US IRS issues final rules on base-erosion and anti-abuse tax

Pedro Gonçalves
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US IRS issues final rules on base-erosion and anti-abuse tax

The US Internal Revenue Service (IRS) and the Treasury Department have released their final regulations on two major international tax provisions, the Foreign Tax Credit and the Base Erosion and Anti-abuse Tax (BEAT).

The BEAT regulations, released earlier this month, provide clarity on what constitutes a base erosion payment as well as reporting requirements related to the tax. The BEAT aims to provide a backstop to prevent multinational enterprises from eroding the US tax base by overly reducing their US tax liability.

When applicable, this tax comes in addition to the taxpayer's regular tax liability. The BEAT provision mainly affects corporate taxpayers with annual gross receipts averaging more than $500m over a three-year period that make deductible payments to foreign related parties.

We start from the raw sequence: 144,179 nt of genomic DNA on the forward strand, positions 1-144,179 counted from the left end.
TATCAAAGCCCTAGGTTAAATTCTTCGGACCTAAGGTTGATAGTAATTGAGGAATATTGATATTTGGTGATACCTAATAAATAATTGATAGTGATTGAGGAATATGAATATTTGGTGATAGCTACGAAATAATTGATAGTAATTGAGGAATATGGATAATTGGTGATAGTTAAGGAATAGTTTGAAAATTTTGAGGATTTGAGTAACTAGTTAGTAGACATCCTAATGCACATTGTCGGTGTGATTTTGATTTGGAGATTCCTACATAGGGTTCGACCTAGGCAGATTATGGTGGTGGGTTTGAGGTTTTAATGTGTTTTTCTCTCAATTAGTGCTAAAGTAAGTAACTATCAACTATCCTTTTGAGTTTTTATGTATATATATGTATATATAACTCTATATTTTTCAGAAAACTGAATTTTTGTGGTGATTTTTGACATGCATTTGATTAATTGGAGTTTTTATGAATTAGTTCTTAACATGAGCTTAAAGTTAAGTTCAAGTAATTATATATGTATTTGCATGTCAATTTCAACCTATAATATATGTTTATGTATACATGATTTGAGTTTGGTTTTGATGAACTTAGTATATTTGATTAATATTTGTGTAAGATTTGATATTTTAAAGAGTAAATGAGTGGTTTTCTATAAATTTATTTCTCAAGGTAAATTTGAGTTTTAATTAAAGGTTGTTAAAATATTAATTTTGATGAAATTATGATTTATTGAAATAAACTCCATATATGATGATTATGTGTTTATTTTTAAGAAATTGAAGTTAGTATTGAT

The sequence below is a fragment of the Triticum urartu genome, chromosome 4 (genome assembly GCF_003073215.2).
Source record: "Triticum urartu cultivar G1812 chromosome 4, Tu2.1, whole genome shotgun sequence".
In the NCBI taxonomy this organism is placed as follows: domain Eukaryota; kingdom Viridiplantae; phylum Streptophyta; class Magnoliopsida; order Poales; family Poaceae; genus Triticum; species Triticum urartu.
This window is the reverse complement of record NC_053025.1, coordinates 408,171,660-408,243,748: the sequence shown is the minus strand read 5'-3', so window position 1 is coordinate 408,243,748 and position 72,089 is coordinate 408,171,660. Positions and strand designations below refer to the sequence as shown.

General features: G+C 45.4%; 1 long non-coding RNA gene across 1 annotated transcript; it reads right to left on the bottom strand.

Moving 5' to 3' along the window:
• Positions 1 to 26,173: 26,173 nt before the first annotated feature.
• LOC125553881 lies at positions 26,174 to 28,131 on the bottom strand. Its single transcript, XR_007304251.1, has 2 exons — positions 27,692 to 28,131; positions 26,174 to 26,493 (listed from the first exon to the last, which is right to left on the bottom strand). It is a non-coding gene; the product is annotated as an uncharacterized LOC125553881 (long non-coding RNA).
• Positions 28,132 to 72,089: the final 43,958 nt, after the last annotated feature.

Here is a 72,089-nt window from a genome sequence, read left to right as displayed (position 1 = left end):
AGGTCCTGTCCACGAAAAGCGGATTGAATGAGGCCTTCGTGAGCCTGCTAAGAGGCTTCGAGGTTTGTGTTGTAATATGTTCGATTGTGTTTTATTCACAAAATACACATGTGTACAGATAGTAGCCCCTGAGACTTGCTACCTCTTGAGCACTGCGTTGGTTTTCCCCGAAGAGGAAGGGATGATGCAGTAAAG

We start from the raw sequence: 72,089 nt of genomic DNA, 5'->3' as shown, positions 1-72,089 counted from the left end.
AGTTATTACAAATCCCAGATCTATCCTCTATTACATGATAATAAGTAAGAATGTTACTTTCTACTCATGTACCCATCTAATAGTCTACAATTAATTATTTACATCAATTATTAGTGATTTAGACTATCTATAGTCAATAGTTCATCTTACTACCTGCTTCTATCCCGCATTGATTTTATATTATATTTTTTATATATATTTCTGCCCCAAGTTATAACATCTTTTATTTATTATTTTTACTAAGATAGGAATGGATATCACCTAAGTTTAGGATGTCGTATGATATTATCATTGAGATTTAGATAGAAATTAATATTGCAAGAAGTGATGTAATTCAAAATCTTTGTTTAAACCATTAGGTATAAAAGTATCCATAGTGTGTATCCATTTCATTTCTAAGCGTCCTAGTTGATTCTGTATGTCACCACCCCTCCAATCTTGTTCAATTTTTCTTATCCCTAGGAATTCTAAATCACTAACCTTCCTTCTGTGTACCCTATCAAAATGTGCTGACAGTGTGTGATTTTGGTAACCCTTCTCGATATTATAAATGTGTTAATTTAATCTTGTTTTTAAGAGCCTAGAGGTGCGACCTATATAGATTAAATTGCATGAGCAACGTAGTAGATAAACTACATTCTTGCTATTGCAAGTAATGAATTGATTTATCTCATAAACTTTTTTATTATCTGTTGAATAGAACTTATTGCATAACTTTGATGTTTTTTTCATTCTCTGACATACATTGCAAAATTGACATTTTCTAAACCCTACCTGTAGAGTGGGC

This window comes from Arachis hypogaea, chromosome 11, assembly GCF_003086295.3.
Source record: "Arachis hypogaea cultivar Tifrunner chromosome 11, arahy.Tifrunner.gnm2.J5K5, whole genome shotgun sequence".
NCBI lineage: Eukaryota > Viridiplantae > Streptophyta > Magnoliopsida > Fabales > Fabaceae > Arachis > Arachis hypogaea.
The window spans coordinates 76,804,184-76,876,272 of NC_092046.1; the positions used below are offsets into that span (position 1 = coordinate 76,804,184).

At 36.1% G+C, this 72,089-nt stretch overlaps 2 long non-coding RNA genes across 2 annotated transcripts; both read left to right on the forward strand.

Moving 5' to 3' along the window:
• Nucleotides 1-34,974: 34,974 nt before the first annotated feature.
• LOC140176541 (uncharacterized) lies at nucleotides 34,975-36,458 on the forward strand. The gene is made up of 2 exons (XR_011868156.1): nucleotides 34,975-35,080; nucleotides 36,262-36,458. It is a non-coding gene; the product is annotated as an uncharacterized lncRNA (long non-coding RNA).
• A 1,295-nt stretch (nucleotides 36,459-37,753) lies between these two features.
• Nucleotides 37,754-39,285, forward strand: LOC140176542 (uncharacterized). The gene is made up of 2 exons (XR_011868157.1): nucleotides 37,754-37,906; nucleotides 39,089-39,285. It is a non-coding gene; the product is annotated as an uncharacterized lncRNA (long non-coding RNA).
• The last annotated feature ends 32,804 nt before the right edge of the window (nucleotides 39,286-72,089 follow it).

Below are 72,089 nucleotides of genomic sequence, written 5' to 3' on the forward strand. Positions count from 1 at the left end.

Today’s guidance continues to modernize our tax system"

"The new BEAT regulations provide some helpful relief, such as for inbound liquidations and reorganizations, as well as several welcome clarifications," stated David G. Noren, a partner at the law firm McDermott Will & Emery in Washington, D C.

The IRS notes that the final regulations "retain the basic approach and structure of the proposed regulations, with certain revisions".

"Today's guidance continues to modernize our tax system, ensure a thoughtful and deliberate transition from a worldwide towards a territorial system, protect the US tax base, and provide taxpayers with the clarity they need to plan and grow their businesses," said Treasury Secretary Steven T. Mnuchin in a statement.

According to the final regulations, the Department of the Treasury and the IRS estimate that between 3,500 and 4,500 taxpayers may be applicable taxpayers under the BEAT.

With respect to foreign tax credit rules, the Tax Cuts and Jobs Act (TCJA) changed several provisions, including repeal of section 902, which allowed deemed-paid credits in connection with dividend distributions based on foreign subsidiaries' cumulative pools of earnings and foreign taxes. The TCJA also added two separate limitation categories for foreign branch income and amounts includible under the Global Intangible Low-Taxed Income (GILTI) provisions.

 

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